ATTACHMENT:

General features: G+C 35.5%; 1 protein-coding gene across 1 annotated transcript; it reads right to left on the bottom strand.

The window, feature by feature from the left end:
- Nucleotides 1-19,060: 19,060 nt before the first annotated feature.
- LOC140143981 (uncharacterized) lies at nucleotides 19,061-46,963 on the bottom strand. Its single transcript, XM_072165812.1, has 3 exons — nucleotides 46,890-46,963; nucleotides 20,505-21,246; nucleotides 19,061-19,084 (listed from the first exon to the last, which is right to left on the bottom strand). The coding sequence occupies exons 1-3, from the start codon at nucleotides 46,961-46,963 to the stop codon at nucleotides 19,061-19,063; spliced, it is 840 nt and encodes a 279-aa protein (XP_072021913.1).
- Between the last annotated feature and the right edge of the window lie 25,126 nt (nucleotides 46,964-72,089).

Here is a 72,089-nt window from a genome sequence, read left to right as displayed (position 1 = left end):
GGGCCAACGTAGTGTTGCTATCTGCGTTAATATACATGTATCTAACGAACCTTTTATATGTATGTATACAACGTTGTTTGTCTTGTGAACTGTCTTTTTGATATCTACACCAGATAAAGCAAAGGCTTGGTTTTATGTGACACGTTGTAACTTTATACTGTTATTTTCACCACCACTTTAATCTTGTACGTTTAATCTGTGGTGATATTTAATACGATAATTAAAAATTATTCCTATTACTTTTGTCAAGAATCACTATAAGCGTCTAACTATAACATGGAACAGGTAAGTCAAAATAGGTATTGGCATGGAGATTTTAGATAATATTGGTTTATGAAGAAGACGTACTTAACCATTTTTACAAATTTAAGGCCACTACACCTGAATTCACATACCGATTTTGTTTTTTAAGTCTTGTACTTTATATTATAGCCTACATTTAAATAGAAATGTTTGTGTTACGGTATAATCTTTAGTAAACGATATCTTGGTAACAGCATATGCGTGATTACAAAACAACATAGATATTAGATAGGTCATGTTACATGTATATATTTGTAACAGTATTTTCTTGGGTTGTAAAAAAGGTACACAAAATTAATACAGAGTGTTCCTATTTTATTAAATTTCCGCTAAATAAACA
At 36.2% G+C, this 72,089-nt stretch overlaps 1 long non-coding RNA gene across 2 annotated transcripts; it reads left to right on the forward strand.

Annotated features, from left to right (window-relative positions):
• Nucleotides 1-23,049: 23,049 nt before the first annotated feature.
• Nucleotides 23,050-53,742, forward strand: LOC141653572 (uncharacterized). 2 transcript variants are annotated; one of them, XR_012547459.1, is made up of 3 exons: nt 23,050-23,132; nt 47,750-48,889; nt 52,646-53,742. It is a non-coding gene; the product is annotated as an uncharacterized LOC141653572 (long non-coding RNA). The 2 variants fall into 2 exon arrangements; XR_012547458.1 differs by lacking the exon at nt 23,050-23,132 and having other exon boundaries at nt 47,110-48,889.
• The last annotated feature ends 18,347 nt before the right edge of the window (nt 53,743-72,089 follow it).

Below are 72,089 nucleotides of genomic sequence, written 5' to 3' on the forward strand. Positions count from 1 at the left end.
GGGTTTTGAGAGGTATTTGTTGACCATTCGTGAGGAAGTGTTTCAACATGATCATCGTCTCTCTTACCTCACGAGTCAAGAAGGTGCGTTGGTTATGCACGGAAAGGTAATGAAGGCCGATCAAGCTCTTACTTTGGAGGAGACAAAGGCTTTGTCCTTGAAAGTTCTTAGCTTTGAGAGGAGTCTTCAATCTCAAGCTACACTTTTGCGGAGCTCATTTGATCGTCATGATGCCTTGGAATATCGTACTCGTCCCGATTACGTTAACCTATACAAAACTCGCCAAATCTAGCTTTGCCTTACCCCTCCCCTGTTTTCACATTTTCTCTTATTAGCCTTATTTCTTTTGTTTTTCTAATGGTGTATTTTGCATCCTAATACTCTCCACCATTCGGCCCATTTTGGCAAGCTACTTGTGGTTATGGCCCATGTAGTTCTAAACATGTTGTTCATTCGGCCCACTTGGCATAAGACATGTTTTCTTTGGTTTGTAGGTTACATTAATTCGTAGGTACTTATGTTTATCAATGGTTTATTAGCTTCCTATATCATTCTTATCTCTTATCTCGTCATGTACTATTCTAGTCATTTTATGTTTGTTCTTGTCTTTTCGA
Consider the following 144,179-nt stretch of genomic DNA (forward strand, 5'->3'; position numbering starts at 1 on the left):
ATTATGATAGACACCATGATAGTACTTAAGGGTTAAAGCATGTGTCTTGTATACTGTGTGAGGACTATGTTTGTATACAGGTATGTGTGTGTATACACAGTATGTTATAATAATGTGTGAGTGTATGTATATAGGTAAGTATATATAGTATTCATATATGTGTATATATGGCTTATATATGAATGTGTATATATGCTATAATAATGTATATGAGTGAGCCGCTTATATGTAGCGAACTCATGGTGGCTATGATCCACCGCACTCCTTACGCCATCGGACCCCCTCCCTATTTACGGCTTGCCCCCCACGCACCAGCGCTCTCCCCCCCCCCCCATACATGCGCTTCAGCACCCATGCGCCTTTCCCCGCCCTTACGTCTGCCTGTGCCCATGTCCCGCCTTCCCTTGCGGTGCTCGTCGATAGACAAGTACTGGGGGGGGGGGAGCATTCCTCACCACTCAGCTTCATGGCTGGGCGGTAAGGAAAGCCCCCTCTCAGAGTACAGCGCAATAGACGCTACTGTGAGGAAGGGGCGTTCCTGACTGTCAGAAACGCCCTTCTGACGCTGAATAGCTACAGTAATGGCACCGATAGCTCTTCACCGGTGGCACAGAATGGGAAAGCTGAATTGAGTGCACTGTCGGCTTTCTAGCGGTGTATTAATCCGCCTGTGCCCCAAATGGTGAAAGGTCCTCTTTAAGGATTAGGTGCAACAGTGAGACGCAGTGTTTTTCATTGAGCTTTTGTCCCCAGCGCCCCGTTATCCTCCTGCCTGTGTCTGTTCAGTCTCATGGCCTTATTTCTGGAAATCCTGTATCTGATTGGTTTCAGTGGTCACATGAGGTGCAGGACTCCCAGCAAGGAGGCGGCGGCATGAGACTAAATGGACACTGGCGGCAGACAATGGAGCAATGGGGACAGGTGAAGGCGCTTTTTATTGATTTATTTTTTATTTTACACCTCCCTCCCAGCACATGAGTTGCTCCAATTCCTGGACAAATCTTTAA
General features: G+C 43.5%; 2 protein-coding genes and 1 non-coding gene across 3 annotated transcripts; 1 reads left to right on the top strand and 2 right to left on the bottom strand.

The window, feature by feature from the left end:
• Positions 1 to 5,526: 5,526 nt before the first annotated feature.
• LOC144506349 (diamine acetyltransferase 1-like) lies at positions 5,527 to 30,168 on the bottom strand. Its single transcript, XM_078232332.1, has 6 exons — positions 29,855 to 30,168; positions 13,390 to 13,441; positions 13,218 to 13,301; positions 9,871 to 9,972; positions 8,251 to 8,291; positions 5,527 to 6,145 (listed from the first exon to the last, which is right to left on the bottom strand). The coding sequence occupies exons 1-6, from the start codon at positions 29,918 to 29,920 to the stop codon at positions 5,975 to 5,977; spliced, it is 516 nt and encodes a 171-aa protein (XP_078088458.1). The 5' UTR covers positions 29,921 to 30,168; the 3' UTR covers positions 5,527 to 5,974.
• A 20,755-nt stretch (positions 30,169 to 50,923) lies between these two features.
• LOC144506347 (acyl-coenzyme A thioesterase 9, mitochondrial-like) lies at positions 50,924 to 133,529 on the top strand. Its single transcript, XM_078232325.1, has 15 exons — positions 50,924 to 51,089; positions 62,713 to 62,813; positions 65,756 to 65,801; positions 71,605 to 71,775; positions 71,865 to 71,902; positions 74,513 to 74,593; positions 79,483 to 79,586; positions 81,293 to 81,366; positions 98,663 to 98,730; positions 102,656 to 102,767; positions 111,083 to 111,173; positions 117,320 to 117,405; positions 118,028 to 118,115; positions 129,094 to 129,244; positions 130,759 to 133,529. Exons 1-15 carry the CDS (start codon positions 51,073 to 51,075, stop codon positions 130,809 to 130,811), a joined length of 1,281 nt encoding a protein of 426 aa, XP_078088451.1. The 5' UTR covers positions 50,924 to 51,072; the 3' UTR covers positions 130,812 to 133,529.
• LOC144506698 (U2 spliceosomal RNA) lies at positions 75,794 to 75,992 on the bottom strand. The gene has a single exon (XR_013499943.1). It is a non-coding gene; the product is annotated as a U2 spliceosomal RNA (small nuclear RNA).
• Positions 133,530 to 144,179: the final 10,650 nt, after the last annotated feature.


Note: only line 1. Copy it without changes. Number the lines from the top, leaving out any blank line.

General features: G+C 35.5%; 1 protein-coding gene across 1 annotated transcript; it reads right to left on the bottom strand.